6. Let’s talk about the challenges...

There are severe challenges to organic farming for Kenyan farmers. First, is the issue of prices. Second, what are the standards for organic farming in Kenya? We have no system that makes a product organic. Traceability is a serious problem. It is impossible to verify the veracity of the claim that a product is organic. Third, authentic organic farming comes with a high initial cost of investment. The issue of manure is a particularly sensitive one because there aren’t enough animals to create manure. Also, our farmers often use raw manure on the farm which is definitely not recommended and possibly dangerous. Manure needs three to six months to become compost, while buying humus (compost) is expensive.

There is also the issue of land. First, the land needs to lie fallow for about 10 years to become virgin land so that one begins organic farming on a clean slate. The land also needs to be big enough to ensure no contamination from neighbouring farms which may not be observing the same standards. For example, to protect your organic farm, it is advised to do agroforestry on the boundaries.

It is possible to make money from organic farming when done right, but this is out of reach for majority of small holder farmers due to above reasons and is not a realistic option.

7.  Pesticides have recently become a sensitive topic in this country due to alleged links to cancer. Should pesticides be banned? What is the best policy for pesticide use in Kenya?

Integrated pest management is the right approach to pest control in the farm. This refers to a combination of chemical use and organic or traditional methods to keep pests off the farm. It is impossible to eliminate pesticides which will always remain a necessary evil. Spraying chemicals on crops doesn’t mean we are necessarily going to die or get sick. It takes about 25 years of research and testing before a chemical product is released onto the market. Chemical pesticides do not cause any danger to humans if properly used and instructions are followed.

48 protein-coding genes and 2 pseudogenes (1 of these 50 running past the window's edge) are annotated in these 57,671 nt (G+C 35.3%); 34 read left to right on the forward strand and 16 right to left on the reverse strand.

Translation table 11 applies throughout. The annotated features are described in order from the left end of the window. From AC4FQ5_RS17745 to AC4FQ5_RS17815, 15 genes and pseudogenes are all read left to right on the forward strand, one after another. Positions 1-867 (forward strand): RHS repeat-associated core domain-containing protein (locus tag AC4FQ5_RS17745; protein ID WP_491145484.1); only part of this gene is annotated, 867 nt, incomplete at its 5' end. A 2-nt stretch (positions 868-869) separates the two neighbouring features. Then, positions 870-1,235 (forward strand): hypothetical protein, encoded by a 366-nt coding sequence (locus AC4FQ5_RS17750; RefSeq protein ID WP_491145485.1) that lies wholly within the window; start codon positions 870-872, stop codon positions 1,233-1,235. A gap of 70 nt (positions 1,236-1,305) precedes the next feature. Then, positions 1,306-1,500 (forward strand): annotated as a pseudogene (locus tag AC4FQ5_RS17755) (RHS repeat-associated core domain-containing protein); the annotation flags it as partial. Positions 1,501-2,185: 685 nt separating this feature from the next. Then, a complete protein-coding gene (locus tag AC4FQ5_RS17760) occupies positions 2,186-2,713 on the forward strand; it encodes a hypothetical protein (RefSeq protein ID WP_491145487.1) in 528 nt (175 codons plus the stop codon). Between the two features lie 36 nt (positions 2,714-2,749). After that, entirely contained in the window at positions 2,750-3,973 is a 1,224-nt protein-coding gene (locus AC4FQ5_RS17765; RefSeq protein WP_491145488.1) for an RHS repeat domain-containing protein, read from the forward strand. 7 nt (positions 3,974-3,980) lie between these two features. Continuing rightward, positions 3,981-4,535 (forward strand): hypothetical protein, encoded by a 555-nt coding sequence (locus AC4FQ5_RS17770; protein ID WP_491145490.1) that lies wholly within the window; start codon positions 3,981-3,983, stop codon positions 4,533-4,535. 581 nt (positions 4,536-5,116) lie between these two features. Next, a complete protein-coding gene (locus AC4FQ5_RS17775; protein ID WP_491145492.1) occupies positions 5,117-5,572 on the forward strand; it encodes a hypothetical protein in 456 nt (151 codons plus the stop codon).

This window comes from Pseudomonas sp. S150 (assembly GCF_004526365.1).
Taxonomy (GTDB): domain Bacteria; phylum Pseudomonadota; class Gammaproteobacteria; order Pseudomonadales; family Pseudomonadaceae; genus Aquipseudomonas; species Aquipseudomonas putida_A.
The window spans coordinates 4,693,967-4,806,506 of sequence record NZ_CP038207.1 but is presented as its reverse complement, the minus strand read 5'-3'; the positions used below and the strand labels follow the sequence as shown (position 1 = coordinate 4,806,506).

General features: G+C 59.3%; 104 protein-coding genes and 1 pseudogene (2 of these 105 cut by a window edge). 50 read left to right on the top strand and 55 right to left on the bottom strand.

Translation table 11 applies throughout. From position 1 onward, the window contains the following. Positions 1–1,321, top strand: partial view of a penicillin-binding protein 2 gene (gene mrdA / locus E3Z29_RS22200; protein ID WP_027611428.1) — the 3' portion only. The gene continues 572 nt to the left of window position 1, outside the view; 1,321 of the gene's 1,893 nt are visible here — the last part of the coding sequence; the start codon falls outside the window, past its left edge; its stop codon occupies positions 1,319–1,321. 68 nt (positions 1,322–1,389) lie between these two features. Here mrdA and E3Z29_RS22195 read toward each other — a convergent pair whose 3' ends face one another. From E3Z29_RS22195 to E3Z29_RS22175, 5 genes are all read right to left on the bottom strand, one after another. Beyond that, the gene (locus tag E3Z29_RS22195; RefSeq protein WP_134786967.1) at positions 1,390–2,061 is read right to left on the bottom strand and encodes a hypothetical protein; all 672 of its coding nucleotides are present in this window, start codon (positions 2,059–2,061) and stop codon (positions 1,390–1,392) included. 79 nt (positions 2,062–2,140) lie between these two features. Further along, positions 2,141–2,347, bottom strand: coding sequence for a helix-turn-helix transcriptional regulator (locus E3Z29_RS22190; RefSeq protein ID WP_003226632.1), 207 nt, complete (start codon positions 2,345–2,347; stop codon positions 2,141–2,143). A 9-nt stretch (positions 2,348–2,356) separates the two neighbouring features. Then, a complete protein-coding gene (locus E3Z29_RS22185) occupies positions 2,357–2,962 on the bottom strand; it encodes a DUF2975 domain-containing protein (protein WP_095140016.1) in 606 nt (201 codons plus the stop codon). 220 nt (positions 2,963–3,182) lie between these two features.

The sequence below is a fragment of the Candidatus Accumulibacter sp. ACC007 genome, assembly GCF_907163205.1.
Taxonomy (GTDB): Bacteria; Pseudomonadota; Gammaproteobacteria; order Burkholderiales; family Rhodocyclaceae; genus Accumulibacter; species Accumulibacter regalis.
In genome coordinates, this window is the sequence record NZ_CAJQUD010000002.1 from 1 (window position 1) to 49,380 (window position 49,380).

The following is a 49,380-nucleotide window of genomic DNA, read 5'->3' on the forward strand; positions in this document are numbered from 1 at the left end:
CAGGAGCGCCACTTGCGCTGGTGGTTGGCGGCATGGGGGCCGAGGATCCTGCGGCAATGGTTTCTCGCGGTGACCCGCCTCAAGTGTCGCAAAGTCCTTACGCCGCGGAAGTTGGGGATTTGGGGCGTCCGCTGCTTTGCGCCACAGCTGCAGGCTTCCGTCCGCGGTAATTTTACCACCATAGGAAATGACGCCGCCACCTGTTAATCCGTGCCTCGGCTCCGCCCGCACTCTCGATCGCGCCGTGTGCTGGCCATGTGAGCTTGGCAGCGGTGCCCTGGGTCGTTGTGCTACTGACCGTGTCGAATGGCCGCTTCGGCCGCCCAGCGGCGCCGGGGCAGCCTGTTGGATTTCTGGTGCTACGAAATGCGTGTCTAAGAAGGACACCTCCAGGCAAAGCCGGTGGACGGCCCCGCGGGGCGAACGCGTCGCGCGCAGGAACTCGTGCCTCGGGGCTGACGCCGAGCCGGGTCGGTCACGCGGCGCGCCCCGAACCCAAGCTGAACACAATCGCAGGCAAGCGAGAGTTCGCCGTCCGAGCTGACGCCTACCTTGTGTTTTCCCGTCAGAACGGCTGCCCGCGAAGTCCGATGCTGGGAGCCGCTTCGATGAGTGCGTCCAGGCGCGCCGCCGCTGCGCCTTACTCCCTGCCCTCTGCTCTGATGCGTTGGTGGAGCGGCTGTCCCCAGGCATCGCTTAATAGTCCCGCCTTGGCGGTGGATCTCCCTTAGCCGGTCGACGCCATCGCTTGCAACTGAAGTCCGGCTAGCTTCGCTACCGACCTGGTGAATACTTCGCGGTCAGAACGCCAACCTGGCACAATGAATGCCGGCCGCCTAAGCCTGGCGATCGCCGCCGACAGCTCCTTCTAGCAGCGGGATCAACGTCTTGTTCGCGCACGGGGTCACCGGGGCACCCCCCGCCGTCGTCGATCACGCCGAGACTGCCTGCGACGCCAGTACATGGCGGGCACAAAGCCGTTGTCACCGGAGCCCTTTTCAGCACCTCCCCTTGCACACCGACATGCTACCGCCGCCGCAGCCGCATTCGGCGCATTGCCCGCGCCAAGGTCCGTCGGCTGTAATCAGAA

8. How do you ensure proper use of pesticides?

 There is a serious challenge of information and ethics in the Kenyan market. Majority of pesticides in our Agrovets are not registered for use on food crops. Instead, they are for ornamental use. In other words, our large flower industry is the proper customer for these pesticides. However, our farmers like to use these chemicals due to lack of understanding and because they quickly get rid of stubborn pests due to their strength. This is how our consumers are exposed to harmful chemicals. Regulatory bodies should actively regulate what the farmer should use. Stockists should have guidelines on what to stock and what not to stock and avoid selling expired chemicals to farmers who may not tell the difference.

The bottom line is to follow instructions on the labels. Every chemical has a pre-harvest interval. When a farmer sprays a crop just a few days before harvest, he is exposing the consumer to risk because the active molecule of the chemical will still be on the surface of the crop which will later be ingested by humans.

I highly recommend farmers use a sprayer that atomises the pesticide. It will cost them about Sh7,500. Atomisation means the pesticide is broken down to fine particles. This greatly lowers the quantity of pesticide sprayed on the crop. Current knapsack sprayers apply high doses of pesticides on the crops which leads to chemical resistance.